Māori veteran's pension cut off

6:04 pm on 26 January 2016

Eighty-eight-year-old Māori war veteran Selwyn Clarke has been begging for money at Kaitaia markets after his pension was cut just before Christmas.

Māori Battalion veteran Selwyn Clarke being taken away by police at Kaitaia Airport.

Māori Battalion veteran Selwyn Clarke being taken away by police at Kaitaia Airport. Photo: Facebook / Te Kaea

Mr Clarke's Veteran's Pension and disability allowance were suspended on 23 November after he was issued with a warrant to arrest.

The veteran was part of an occupation of Kaitaia Airport in September last year.

He was evicted and arrested for trespassing.

A Ministry of Social Development spokesperson said anyone receiving a Work and Income payment who was the subject of a warrant to arrest for a criminal offence needed to clear it as soon as possible.

"A beneficiary with an arrest warrant for criminal matters that hasn't been cleared 28 days after its issue will get a letter giving 10 working days to clear it. If the warrant is not cleared within 10 working days their payments will be affected."

Mr Clarke appeared on Māori Television's news show Te Kāea and said in Māori "I thought I would receive the pension for the rest of my life, but now it's been cut and I'm here seeking financial support to live off.

"The people who were arrested that day are the people who have rights to that land. The land does not belong to Ngāi Takoto, neither does it belong to the government."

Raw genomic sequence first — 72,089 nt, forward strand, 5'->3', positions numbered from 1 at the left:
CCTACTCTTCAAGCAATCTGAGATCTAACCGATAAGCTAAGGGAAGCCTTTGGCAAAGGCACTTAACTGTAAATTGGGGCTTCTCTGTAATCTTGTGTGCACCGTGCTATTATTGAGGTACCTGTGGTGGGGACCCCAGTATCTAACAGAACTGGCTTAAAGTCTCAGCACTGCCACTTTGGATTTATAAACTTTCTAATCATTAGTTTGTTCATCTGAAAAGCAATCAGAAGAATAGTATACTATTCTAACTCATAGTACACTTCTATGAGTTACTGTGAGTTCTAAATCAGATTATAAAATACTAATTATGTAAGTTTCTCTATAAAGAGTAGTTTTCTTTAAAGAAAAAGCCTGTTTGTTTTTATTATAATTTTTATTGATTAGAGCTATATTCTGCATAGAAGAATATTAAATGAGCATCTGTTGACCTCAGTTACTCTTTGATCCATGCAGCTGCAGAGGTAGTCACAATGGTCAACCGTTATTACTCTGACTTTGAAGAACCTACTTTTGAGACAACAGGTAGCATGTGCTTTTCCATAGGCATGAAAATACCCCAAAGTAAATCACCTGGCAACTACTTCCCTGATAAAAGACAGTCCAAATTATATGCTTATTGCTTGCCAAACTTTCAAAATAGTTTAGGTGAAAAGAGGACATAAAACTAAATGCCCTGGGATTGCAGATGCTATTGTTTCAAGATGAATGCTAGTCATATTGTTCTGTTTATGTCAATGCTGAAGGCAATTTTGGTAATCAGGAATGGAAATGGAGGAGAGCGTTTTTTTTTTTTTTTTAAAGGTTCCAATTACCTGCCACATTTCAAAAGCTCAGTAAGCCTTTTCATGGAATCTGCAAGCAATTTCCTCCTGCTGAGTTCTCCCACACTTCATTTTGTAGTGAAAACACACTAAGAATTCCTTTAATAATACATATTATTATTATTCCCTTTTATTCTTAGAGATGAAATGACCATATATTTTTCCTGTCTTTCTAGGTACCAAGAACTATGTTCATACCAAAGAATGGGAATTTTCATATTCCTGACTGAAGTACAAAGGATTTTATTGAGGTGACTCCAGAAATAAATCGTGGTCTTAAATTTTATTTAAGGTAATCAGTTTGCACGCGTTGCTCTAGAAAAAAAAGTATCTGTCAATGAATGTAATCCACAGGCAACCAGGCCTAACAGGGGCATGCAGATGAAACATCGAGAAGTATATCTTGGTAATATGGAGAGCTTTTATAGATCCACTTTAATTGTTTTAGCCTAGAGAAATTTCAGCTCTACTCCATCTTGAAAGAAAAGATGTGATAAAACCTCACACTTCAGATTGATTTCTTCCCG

Anahera Herbert-Graves of Te Runanga-a-Iwi o Ngāti Kahu said: "It's indicative of the vindictiveness of this current government towards anybody who doesn't fall into line with their [treaty] settlement process.

"The explanation is he hasn't presented himself at court - well it's a court he doesn't recognise and has consistently not recognised," she said.

"The fact that they think it's appropriate to cut off the benefit or the pension of a war veteran, who was serving his country, whānau, hapu and iwi - I think it's disgusting."

A Ministry of Social Development spokesperson said Mr Clarke came into the Kaitaia office of Work and Income on 31 December to ask why his payments had been stopped.

"He was advised that he needed to go to the District Court to clear the warrant, which he does not appear to have done."

The spokesperson said Mr Clarke was in full control of his situation and knew what he needed to do to restart the payments.

"When he clears his warrant, we are happy to help and will resume payments."

The Work and Income website states that if a payment stops, it will only be restarted from the date the warrant is cleared.

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